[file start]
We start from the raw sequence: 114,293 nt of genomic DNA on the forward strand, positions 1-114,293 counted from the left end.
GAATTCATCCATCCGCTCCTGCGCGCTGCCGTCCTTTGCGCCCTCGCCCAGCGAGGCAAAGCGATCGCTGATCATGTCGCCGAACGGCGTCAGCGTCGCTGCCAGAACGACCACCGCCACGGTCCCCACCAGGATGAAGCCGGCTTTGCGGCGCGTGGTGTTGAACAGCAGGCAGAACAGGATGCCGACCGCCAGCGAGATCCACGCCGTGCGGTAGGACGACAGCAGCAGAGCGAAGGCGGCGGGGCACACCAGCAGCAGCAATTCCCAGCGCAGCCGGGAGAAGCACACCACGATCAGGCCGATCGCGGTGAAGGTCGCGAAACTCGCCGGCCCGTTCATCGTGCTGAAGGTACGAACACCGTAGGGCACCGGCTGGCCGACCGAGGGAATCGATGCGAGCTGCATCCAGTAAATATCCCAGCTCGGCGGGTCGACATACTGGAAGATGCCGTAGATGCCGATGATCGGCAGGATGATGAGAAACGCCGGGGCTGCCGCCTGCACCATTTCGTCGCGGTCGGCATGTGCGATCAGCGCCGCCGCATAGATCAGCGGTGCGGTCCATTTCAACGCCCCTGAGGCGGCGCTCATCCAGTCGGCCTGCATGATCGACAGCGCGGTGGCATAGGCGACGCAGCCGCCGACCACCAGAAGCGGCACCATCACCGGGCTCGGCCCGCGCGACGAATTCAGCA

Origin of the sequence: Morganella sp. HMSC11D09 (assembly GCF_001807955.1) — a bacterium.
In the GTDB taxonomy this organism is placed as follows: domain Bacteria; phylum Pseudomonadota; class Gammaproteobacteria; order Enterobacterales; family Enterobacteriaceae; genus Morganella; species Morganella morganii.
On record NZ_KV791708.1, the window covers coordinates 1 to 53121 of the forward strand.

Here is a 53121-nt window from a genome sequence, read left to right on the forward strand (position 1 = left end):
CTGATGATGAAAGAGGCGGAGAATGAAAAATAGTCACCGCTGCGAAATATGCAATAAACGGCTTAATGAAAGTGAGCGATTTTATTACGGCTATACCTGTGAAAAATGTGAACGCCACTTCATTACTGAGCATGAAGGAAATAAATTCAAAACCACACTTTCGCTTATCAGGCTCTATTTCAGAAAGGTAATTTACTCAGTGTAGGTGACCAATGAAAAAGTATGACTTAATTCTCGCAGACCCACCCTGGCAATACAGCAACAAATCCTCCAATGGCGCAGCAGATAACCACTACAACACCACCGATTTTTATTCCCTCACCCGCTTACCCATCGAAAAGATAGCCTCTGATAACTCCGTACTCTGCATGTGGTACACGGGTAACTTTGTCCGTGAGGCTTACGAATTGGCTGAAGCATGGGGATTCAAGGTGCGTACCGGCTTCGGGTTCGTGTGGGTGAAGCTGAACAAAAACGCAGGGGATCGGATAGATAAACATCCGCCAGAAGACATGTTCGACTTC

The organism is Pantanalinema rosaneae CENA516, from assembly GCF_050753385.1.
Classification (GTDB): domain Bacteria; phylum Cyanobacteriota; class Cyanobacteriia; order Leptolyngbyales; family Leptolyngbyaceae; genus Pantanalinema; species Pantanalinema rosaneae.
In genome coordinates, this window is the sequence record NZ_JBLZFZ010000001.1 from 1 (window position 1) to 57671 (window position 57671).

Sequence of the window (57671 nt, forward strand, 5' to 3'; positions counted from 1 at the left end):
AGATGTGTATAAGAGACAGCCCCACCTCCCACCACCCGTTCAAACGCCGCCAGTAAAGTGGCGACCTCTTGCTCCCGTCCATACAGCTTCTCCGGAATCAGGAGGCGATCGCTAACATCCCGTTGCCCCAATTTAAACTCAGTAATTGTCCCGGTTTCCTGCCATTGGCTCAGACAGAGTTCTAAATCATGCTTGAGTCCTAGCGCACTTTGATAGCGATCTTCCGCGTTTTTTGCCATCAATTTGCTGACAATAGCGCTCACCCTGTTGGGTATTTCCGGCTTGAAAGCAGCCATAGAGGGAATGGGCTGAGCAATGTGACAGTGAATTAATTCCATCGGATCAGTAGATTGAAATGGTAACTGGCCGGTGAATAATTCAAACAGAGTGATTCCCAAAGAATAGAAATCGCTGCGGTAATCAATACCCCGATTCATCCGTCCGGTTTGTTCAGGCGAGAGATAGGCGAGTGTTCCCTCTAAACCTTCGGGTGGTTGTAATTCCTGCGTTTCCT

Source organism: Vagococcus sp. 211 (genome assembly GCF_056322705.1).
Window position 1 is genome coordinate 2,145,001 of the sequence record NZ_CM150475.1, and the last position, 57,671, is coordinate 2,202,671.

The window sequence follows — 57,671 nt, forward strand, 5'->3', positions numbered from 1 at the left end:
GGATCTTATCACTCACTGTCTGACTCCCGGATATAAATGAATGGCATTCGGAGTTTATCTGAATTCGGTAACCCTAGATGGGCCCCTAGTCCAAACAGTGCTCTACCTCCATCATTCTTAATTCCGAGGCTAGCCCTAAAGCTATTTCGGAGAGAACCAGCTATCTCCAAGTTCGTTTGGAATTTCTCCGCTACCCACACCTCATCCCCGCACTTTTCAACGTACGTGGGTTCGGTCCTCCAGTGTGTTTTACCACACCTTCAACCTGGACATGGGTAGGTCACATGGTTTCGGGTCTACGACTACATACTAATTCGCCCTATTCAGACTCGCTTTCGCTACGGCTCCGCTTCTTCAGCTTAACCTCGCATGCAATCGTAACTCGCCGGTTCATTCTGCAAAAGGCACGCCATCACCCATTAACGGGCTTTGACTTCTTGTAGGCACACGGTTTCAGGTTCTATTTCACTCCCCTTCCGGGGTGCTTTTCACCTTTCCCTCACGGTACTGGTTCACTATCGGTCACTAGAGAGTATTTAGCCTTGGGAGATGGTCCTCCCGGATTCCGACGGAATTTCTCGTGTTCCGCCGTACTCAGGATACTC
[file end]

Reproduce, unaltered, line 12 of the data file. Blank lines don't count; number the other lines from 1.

AGATGTGTATAAGAGACAGCCCCACCTCCCACCACCCGTTCAAACGCCGCCAGTAAAGTGGCGACCTCTTGCTCCCGTCCATACAGCTTCTCCGGAATCAGGAGGCGATCGCTAACATCCCGTTGCCCCAATTTAAACTCAGTAATTGTCCCGGTTTCCTGCCATTGGCTCAGACAGAGTTCTAAATCATGCTTGAGTCCTAGCGCACTTTGATAGCGATCTTCCGCGTTTTTTGCCATCAATTTGCTGACAATAGCGCTCACCCTGTTGGGTATTTCCGGCTTGAAAGCAGCCATAGAGGGAATGGGCTGAGCAATGTGACAGTGAATTAATTCCATCGGATCAGTAGATTGAAATGGTAACTGGCCGGTGAATAATTCAAACAGAGTGATTCCCAAAGAATAGAAATCGCTGCGGTAATCAATACCCCGATTCATCCGTCCGGTTTGTTCAGGCGAGAGATAGGCGAGTGTTCCCTCTAAACCTTCGGGTGGTTGTAATTCCTGCGTTTCCT